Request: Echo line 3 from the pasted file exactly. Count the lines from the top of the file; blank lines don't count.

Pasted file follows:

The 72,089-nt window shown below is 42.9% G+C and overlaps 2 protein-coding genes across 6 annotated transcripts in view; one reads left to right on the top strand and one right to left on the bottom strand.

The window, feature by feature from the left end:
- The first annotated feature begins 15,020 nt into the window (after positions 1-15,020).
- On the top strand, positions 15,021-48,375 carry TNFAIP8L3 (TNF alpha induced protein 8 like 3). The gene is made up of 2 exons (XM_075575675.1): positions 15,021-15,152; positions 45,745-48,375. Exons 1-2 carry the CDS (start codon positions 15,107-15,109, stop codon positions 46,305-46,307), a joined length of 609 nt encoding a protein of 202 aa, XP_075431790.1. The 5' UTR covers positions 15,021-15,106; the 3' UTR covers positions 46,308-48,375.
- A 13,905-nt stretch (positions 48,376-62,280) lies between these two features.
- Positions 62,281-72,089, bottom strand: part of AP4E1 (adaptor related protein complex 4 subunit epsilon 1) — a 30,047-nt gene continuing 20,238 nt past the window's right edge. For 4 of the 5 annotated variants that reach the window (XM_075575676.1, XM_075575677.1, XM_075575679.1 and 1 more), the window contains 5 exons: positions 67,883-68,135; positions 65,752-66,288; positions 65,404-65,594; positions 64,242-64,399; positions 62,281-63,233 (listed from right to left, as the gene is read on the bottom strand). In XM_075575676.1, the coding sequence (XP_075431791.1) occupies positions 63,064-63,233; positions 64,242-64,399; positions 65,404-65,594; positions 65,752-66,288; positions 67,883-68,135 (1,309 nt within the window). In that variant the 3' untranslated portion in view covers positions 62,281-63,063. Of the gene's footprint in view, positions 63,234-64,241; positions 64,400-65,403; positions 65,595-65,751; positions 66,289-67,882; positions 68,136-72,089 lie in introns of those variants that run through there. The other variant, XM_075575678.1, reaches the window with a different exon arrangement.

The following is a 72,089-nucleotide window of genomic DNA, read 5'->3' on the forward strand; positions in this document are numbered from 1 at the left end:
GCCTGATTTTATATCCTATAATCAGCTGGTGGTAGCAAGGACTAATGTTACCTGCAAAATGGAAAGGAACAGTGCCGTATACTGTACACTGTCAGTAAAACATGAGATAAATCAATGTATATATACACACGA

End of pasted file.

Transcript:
- The first annotated feature begins 15,020 nt into the window (after positions 1-15,020).